ItalyIlsa la belva delle SSIlsa: She Wolf of the SSLuciano CrovatoDyanne ThorneAdolf Hitlerposter artcinemasexploitationnazis
|Vintage Pulp||Apr 30 2020|
Lana Turner and Co. stumble badly in counterculture drug thriller.
This Italian promo poster was made for the 1969 thriller Geometria di un delitto, better known by its original title The Big Cube. Plotwise a woman played by Lana Turner marries a rich man and comes into conflict with his twenty-something daughter, played by Karin Mossberg. Their problems worsen when the rich man dies and bequeaths his money to his wife, leaving only a monthly stipend for his daughter. However, according to the will—see if you can follow this—if the daughter marries she inherits everything, but only provided stepmom gives her consent.
No, it doesn't make a bit of sense. The filmmakers wanted to generate conflict and tension, but a nonsensical stipulation in the will isn't needed to do that. Families fly apart over money all the time, even when there's plenty for everybody. But okay, you have to go with it. As the movie wears on the problems between stepmom and stepdaughter are exploited by Mossberg's drug dealer boyfriend, who comes up with the bright idea of driving Turner insane by repeatedly dosing her with LSD. Instead of the perfect murder, he's come up with the “perfect freak-out,” as he describes it. If Turner is certified insane she loses control of the fortune.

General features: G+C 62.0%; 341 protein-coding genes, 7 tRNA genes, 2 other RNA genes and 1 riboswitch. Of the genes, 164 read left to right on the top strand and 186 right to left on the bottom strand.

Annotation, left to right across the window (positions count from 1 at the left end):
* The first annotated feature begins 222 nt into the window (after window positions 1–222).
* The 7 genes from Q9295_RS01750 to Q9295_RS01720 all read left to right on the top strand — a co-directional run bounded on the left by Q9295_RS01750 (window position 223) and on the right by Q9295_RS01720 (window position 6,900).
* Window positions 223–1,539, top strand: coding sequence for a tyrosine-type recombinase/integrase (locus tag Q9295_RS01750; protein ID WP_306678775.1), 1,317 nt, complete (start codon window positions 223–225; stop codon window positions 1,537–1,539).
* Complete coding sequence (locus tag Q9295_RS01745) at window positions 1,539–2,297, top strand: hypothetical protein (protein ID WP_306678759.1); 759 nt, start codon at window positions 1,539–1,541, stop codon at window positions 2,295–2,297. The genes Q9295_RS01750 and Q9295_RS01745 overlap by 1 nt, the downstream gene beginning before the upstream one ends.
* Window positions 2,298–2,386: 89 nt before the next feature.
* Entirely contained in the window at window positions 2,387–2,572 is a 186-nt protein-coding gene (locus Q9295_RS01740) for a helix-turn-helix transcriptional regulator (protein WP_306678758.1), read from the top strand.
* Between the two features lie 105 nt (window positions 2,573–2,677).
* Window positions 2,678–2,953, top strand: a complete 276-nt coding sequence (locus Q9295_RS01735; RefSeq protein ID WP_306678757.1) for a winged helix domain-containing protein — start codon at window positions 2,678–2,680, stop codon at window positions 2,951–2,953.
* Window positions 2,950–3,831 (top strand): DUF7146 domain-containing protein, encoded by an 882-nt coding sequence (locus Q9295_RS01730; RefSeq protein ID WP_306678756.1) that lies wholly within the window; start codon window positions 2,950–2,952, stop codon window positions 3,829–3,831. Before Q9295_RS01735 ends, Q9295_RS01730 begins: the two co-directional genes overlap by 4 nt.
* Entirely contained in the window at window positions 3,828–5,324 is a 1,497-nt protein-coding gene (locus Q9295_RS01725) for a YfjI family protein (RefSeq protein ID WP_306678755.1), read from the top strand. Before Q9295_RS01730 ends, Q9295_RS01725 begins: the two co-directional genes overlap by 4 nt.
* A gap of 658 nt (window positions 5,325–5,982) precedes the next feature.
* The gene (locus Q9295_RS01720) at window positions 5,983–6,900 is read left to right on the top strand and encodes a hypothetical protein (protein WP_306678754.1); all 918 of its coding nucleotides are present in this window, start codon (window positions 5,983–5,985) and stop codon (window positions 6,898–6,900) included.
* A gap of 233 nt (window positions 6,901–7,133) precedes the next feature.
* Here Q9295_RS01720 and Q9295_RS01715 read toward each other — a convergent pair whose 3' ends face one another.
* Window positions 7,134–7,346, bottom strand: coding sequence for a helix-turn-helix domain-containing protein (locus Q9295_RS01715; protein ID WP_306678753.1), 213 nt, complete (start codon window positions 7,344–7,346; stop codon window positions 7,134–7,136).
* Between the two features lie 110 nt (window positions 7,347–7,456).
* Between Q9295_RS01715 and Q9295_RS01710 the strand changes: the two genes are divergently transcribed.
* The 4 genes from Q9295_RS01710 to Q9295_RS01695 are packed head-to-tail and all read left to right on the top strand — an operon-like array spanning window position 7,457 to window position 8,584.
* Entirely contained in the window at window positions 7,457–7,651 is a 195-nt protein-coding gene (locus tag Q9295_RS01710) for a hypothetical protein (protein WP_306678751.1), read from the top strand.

This is a movie you watch strictly for laughs, because it's ridiculous. The script and acting are terrible, and the plot must have been conceived under the influence of whatever leftover acid Turner didn't ingest. Basically The Big Cube is a drug scare movie, and like most examples from that sub-genre it's fatally dumb. But you could do worse. Mossberg is radiant, and screen legend Turner is always worth a gander even when her non-elite acting skills are exposed. There's no known Italian release date, but The Big Cube premiered in the U.S. today in 1969.
ItalyGeometria di un delittoThe Big CubeLana TurnerKarin MossbergGeorge Chakirisposter artcinemamovie reviewdrugs
|Vintage Pulp||Apr 28 2020|
Bad guys turn island of delights into gangster's paradise.